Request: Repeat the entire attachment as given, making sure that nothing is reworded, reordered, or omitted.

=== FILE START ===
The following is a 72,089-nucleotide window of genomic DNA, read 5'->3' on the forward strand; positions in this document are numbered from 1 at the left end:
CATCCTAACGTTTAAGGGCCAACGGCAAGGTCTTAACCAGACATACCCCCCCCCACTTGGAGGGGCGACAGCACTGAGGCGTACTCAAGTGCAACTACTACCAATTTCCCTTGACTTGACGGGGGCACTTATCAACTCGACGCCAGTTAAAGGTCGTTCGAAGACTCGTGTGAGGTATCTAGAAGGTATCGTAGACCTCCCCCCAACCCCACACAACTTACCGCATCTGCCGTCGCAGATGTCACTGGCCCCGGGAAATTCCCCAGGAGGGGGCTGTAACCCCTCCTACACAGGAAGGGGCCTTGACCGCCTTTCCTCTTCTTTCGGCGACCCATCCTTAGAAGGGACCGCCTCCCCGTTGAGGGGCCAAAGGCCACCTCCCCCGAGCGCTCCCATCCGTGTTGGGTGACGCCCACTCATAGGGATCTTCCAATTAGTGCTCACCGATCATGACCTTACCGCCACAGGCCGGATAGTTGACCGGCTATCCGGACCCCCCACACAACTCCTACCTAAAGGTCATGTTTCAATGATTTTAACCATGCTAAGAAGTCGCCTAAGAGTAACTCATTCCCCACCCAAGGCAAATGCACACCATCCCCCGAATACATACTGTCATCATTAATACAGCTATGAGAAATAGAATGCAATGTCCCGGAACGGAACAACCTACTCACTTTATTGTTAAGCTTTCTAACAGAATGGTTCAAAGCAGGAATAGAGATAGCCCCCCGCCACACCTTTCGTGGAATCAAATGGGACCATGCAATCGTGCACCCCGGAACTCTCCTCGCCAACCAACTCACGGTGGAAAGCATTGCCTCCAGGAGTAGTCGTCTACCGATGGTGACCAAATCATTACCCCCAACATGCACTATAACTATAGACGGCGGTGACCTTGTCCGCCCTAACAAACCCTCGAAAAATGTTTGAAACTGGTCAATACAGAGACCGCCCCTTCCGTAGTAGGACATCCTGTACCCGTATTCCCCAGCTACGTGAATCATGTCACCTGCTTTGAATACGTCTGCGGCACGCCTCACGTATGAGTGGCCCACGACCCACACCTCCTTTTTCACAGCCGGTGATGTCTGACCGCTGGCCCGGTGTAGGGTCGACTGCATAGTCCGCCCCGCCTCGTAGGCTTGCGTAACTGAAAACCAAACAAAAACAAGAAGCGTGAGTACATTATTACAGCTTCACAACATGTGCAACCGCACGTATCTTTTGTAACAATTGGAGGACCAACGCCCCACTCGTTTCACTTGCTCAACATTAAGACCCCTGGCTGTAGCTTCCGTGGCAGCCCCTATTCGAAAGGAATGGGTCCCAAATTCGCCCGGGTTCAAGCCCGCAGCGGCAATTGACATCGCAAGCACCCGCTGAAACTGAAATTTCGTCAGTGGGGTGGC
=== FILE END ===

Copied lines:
The following is a 72,089-nucleotide window of genomic DNA, read 5'->3' on the forward strand; positions in this document are numbered from 1 at the left end:
CATCCTAACGTTTAAGGGCCAACGGCAAGGTCTTAACCAGACATACCCCCCCCCACTTGGAGGGGCGACAGCACTGAGGCGTACTCAAGTGCAACTACTACCAATTTCCCTTGACTTGACGGGGGCACTTATCAACTCGACGCCAGTTAAAGGTCGTTCGAAGACTCGTGTGAGGTATCTAGAAGGTATCGTAGACCTCCCCCCAACCCCACACAACTTACCGCATCTGCCGTCGCAGATGTCACTGGCCCCGGGAAATTCCCCAGGAGGGGGCTGTAACCCCTCCTACACAGGAAGGGGCCTTGACCGCCTTTCCTCTTCTTTCGGCGACCCATCCTTAGAAGGGACCGCCTCCCCGTTGAGGGGCCAAAGGCCACCTCCCCCGAGCGCTCCCATCCGTGTTGGGTGACGCCCACTCATAGGGATCTTCCAATTAGTGCTCACCGATCATGACCTTACCGCCACAGGCCGGATAGTTGACCGGCTATCCGGACCCCCCACACAACTCCTACCTAAAGGTCATGTTTCAATGATTTTAACCATGCTAAGAAGTCGCCTAAGAGTAACTCATTCCCCACCCAAGGCAAATGCACACCATCCCCCGAATACATACTGTCATCATTAATACAGCTATGAGAAATAGAATGCAATGTCCCGGAACGGAACAACCTACTCACTTTATTGTTAAGCTTTCTAACAGAATGGTTCAAAGCAGGAATAGAGATAGCCCCCCGCCACACCTTTCGTGGAATCAAATGGGACCATGCAATCGTGCACCCCGGAACTCTCCTCGCCAACCAACTCACGGTGGAAAGCATTGCCTCCAGGAGTAGTCGTCTACCGATGGTGACCAAATCATTACCCCCAACATGCACTATAACTATAGACGGCGGTGACCTTGTCCGCCCTAACAAACCCTCGAAAAATGTTTGAAACTGGTCAATACAGAGACCGCCCCTTCCGTAGTAGGACATCCTGTACCCGTATTCCCCAGCTACGTGAATCATGTCACCTGCTTTGAATACGTCTGCGGCACGCCTCACGTATGAGTGGCCCACGACCCACACCTCCTTTTTCACAGCCGGTGATGTCTGACCGCTGGCCCGGTGTAGGGTCGACTGCATAGTCCGCCCCGCCTCGTAGGCTTGCGTAACTGAAAACCAAACAAAAACAAGAAGCGTGAGTACATTATTACAGCTTCACAACATGTGCAACCGCACGTATCTTTTGTAACAATTGGAGGACCAACGCCCCACTCGTTTCACTTGCTCAACATTAAGACCCCTGGCTGTAGCTTCCGTGGCAGCCCCTATTCGAAAGGAATGGGTCCCAAATTCGCCCGGGTTCAAGCCCGCAGCGGCAATTGACATCGCAAGCACCCGCTGAAACTGAAATTTCGTCAGTGGGGTGGC